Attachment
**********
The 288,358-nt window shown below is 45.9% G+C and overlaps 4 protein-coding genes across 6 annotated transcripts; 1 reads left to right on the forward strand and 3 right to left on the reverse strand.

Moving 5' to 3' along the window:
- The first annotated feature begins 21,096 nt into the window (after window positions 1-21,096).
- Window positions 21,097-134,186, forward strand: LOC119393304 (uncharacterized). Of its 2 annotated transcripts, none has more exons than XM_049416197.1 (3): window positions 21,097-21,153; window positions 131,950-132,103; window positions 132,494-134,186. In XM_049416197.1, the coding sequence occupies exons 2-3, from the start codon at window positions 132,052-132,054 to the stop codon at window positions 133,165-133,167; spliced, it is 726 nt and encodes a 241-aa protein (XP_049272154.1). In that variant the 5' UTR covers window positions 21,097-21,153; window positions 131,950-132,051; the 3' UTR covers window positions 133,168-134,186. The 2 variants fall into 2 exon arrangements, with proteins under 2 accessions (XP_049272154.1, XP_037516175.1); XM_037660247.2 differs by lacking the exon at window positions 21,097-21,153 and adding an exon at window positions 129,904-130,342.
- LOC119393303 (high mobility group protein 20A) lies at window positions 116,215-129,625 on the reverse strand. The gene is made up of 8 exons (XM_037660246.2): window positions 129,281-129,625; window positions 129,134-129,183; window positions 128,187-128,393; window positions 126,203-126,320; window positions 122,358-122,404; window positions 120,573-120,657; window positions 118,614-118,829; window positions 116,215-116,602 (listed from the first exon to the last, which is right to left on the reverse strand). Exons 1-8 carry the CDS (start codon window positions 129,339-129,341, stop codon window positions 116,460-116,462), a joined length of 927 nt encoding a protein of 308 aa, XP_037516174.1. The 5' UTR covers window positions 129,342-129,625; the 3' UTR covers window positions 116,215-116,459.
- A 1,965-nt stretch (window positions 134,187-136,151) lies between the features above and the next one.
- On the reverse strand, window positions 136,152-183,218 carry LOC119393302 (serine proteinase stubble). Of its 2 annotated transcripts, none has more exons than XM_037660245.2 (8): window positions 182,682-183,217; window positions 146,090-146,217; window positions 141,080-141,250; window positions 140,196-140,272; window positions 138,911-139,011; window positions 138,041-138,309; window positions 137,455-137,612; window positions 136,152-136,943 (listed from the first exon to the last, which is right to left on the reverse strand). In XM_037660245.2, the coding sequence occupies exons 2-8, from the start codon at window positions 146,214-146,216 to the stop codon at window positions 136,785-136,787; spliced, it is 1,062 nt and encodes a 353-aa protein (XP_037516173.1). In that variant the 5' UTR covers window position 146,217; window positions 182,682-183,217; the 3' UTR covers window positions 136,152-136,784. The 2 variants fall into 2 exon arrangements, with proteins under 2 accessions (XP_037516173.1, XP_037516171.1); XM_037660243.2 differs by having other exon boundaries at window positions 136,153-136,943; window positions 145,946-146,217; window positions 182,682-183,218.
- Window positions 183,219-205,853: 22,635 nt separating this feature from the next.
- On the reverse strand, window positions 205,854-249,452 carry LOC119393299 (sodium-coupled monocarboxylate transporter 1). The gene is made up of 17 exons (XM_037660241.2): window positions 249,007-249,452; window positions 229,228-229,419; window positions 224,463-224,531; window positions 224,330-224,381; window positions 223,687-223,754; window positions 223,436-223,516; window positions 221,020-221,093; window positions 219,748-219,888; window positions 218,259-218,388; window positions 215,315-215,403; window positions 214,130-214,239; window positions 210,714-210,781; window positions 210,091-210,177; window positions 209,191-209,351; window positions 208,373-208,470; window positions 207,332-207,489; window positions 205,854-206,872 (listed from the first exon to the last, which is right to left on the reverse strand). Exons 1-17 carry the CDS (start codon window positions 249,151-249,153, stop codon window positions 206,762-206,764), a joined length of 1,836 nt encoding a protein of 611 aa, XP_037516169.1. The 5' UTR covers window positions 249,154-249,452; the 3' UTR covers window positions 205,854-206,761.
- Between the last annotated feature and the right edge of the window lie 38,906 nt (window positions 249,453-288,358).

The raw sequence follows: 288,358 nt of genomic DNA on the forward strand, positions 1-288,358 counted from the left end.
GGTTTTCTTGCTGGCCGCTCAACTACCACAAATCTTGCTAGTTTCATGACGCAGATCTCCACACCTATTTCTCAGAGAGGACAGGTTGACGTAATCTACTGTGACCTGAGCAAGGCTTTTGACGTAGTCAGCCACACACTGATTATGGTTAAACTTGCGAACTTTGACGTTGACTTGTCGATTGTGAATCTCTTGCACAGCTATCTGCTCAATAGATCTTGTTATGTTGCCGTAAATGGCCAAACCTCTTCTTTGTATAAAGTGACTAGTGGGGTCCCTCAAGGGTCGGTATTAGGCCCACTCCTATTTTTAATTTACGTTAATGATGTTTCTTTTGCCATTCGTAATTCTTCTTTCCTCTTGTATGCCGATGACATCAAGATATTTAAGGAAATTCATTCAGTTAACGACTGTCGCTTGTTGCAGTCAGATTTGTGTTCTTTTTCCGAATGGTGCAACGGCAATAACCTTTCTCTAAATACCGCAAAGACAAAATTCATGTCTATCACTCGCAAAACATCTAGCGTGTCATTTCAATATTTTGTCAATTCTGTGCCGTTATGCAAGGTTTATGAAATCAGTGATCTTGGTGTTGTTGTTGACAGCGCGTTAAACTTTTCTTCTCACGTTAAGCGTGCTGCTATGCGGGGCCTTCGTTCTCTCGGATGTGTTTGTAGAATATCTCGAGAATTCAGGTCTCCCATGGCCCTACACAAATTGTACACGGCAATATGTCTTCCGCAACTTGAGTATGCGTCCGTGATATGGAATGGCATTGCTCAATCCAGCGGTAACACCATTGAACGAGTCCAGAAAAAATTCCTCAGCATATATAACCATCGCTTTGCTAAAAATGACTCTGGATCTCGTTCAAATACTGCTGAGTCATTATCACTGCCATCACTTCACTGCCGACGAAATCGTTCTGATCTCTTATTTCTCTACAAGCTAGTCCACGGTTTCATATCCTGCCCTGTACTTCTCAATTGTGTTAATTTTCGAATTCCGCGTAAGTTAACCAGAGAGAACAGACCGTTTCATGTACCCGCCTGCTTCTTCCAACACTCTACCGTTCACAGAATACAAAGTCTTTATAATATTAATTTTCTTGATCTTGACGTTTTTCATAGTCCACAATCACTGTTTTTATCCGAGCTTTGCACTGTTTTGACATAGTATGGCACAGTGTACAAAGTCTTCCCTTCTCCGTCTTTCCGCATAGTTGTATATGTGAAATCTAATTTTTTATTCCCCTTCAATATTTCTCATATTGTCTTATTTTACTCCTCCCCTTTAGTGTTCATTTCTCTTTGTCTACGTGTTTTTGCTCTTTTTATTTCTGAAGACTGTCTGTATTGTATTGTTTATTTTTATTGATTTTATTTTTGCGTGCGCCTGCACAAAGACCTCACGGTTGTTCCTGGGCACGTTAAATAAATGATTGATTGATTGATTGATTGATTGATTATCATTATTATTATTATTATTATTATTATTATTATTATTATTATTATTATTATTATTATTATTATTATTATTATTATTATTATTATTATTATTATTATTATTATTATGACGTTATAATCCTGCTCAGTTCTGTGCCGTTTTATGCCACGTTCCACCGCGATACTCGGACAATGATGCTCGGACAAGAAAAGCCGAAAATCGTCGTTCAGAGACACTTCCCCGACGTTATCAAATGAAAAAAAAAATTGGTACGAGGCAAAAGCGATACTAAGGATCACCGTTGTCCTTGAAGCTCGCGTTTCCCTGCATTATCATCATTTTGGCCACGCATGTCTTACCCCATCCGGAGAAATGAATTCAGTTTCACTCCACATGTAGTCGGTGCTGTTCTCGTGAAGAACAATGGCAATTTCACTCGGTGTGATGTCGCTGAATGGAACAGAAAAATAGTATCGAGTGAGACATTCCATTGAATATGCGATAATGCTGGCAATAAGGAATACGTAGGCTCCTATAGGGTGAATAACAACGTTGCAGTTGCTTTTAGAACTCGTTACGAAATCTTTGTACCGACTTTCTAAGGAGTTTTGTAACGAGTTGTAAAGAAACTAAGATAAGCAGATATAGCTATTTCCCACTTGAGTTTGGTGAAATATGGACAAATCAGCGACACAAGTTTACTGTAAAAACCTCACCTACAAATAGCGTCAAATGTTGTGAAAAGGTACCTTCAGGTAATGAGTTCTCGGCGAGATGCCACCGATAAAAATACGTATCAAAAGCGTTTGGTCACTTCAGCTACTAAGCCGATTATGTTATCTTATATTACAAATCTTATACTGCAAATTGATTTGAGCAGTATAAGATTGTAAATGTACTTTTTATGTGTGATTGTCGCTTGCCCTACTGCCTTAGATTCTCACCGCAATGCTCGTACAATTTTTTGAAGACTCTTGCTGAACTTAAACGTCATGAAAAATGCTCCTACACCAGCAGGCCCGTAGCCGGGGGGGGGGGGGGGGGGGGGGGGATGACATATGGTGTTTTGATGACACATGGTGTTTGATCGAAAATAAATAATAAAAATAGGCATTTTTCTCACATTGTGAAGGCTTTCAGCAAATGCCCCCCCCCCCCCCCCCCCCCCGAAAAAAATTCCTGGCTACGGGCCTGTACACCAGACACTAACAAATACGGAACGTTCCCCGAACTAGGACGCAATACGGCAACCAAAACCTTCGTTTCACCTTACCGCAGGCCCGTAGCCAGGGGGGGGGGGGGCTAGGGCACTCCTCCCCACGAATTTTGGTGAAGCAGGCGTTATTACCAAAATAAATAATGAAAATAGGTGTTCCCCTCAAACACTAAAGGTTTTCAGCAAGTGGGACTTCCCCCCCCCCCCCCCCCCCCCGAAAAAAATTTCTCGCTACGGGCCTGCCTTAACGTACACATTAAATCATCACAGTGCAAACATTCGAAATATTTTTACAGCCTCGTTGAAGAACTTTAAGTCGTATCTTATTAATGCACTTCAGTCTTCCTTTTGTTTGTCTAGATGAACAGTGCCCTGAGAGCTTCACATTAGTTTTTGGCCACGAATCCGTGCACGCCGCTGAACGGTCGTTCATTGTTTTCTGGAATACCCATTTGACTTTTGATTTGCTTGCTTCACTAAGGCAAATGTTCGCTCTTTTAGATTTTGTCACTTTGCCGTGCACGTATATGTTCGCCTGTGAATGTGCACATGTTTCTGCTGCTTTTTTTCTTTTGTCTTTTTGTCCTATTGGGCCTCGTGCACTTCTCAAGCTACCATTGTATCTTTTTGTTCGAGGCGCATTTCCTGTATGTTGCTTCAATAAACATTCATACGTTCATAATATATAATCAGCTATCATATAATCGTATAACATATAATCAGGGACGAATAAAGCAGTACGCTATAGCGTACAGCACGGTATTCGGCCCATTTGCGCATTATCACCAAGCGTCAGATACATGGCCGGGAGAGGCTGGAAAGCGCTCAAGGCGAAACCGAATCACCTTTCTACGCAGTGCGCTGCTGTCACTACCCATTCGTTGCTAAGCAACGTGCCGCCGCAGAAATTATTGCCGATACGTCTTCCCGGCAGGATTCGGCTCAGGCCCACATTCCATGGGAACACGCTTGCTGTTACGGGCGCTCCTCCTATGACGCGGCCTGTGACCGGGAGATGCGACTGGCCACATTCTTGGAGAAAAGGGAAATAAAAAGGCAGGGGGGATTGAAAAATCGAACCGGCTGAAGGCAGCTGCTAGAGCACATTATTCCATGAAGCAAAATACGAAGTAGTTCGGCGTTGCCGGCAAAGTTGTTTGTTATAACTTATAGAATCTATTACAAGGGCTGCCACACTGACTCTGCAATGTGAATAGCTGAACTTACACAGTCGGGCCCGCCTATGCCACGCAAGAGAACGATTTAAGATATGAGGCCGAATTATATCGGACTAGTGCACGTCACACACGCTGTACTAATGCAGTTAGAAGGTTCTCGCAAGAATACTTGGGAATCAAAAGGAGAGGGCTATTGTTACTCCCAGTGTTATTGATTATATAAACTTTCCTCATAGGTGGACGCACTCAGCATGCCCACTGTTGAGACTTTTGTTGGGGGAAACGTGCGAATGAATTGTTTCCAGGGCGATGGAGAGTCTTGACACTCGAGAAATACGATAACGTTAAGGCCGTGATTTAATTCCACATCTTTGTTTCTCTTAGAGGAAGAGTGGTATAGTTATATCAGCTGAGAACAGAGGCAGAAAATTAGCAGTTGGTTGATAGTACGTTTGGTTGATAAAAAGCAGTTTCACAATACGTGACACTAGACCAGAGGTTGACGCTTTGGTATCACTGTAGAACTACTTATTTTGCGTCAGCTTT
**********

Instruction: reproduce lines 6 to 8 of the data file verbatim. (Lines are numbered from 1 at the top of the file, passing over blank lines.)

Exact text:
- A 1,965-nt stretch (window positions 134,187-136,151) lies between the features above and the next one.
- On the reverse strand, window positions 136,152-183,218 carry LOC119393302 (serine proteinase stubble). Of its 2 annotated transcripts, none has more exons than XM_037660245.2 (8): window positions 182,682-183,217; window positions 146,090-146,217; window positions 141,080-141,250; window positions 140,196-140,272; window positions 138,911-139,011; window positions 138,041-138,309; window positions 137,455-137,612; window positions 136,152-136,943 (listed from the first exon to the last, which is right to left on the reverse strand). In XM_037660245.2, the coding sequence occupies exons 2-8, from the start codon at window positions 146,214-146,216 to the stop codon at window positions 136,785-136,787; spliced, it is 1,062 nt and encodes a 353-aa protein (XP_037516173.1). In that variant the 5' UTR covers window position 146,217; window positions 182,682-183,217; the 3' UTR covers window positions 136,152-136,784. The 2 variants fall into 2 exon arrangements, with proteins under 2 accessions (XP_037516173.1, XP_037516171.1); XM_037660243.2 differs by having other exon boundaries at window positions 136,153-136,943; window positions 145,946-146,217; window positions 182,682-183,218.
- Window positions 183,219-205,853: 22,635 nt separating this feature from the next.